Westie Side Story/Shins of the Father

It’s been awhile since our last review, for which I apologize. Today we examine two seminal KOTH episodes, each introducing a problematic supporting player voiced by Toby Huss.

Westie Side Story (Season One, Episode Seven)

Original air date: March 2nd, 1997

Writers: Jonathan Aibel & Glenn Berger

Director: Brian Sheesly

Chinese or Japanese, that's a great burger.

Chinese or Japanese, that’s a great burger.

Internet lore claims that KOTH’s original pilot involved Hank meeting a new Laotian neighbor. The creators nixed this idea as too conventional: better for the show’s premiere to establish KOTH’s unique universe. Yet here’s “Westie Side Story,” a middling episode that introduces KOTH’s best utility player, Kahn Souphanousinphone.

The Souphanousinphones move onto Rainey Street: hardwired father Kahn, materialistic wife Minh, nerdy daughter Connie. Hank and Peggy try being hospitable, but their first meetings result in faux pas and mutual resentment. Hank and Kahn make up at a barbeque… until Hank’s dog Ladybird goes missing. Naturally, Dale puts two and six together: Kahn’s Asian, they just ate meat… what do you think happened?

Jonathan Abel and Glenn Berger advance a typical new neighbors plot with a few twists. Hank and Kahn’s bickering then bonding story is very familiar, and the third act twist seems a cheap way to revive a flagging plot. Rather than befriending each other, Peggy and Minh fight worse than their husbands. Minh’s unimpressed by Peggy’s cooking: “Add nutmeg!” she insists. Connie befriends Bobby but makes little impression.

“Westie Side Story” makes heavy play on stereotypes. This episode has the classic “Chinese or Japanese?” exchange: Kahn explains he’s from Laos, but Hank, Bill and Dale don’t get it (“What Ocean?”). Kahn and Minh become inscrutable Orientals (“Damn Chinese and their stereotypes!”); Hank and Peggy are rednecks. They fight, argue and misinterpret each other until the ending, where Hank realizes they’re not so different. A lesson he and Kahn would learn and unlearn about 100 times over the next decade.

Kahn became one of KOTH’s most reliable recurring characters, good for snarky putdowns and substantial enough to warrant periodic focus episodes (“De-Kahnstructing Henry,” “Pour Some Sugar on Kahn”). Inevitably, many blast Kahn as a racist stereotype, which misses the point. He inverts the cliched Hollywood Asian: lazy, arrogant, greedy and outspokenly racist. (Ted Wassanasong offers a more straightforward deconstruction.) He’s a horrible person whom the show extends sympathy and human contours.

After 13 seasons and endless Adult Swim reruns, it’s hard not to treat Season One episodes as museum pieces. “Westie Side Story” introduces three great characters and has some classic quotes. But is it a great episode? Not really.

Grade: B-

Quotes and Notes:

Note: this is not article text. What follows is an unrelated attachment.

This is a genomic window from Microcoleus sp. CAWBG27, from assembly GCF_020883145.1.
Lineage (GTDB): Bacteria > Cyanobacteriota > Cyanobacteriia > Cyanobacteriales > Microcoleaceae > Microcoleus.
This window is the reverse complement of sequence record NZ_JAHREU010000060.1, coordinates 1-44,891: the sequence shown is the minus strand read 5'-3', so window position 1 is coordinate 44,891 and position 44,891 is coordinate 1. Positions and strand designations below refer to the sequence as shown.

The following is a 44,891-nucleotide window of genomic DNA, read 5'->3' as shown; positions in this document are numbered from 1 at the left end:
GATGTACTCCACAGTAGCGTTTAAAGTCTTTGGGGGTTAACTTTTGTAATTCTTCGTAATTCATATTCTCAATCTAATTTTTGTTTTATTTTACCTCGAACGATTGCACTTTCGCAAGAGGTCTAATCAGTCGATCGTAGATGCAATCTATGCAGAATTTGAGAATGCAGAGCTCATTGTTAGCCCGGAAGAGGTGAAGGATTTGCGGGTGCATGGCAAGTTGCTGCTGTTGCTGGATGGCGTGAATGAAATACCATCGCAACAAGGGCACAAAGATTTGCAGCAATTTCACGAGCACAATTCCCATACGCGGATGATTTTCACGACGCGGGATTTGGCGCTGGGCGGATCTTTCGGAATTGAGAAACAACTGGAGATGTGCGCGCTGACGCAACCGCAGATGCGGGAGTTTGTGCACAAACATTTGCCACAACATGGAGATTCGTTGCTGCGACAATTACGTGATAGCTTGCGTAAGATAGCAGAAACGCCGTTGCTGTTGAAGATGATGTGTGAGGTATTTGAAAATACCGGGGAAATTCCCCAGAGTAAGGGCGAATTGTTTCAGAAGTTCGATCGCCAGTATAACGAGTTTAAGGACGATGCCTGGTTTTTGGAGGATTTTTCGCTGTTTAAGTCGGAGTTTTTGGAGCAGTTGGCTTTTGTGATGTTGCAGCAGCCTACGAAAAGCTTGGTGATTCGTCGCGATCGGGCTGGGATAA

• Peggy is really horrible in this one. At one point she tells Hank: “These people are by nature shy and reserved. I read somewhere that the Chinese language has seventy words for “rice,” but no word for “friend.”” No wonder Minh hates her.
  • Luanne’s a little more tolerant: “At the beauty academy, they teach us that people aren’t black, or white, or yellow, or red, but their hair can be.”
  • Kahn grudgingly accepts Hank’s gift of propane: “You honor me by giving me gas.”
  • Hank helpfully explains the episode’s moral: “We might deny our children completely different desserts, but they both go to bed hungry.”
  • “Just call me Kahn. I don’t have all damned day!”

Shins of the Father (Season One, Episode Eight)

Original air date: March 23rd, 1997

Writers: Alan R. Cohen & Alan Freedland

Director: Martin Archer Jr.

Shins of the Father

Come and get your Tootsie rolls!

I’ve always felt towards Cotton Hill what many KOTH fans feel towards Peggy. Cotton’s impressive as a monstrously non-PC construct; as a character, he’s often more obnoxious than funny. That said, the writers used Cotton well, employing him in small doses and softening him up just enough to avoid being monstrous. After several cameos, “Shins of the Father” gives Cotton his first starring role.

Hank’s dad Cotton arrives for Bobby’s birthday party. Hank worships Cotton, a World War II vet who lost his shins in combat, but Peggy hates Cotton’s rampant sexism and short temper. Cotton fakes a car problem to stay with the Hills’, bringing tempers to boiling point. When Cotton’s attitudes rub off on Bobby, Hank’s forced to face his own father.

From his first appearance on horseback, Cotton makes an indelible impression. He’s a brutal deconstruction of the “Greatest Generation,” a war hero with a grossly exaggerated war record and an ego to match. (Several seasons later, an entire episode debunks Cotton’s exploits.) Unshamedly sexist and bigoted, he’s the dark side of the “good old days” everyone pines for. Yet Hank, and others, give Cotton an endless pass for his hero status, which Cotton knowingly abuses. How do you tell off somebody who gave his shins for his country?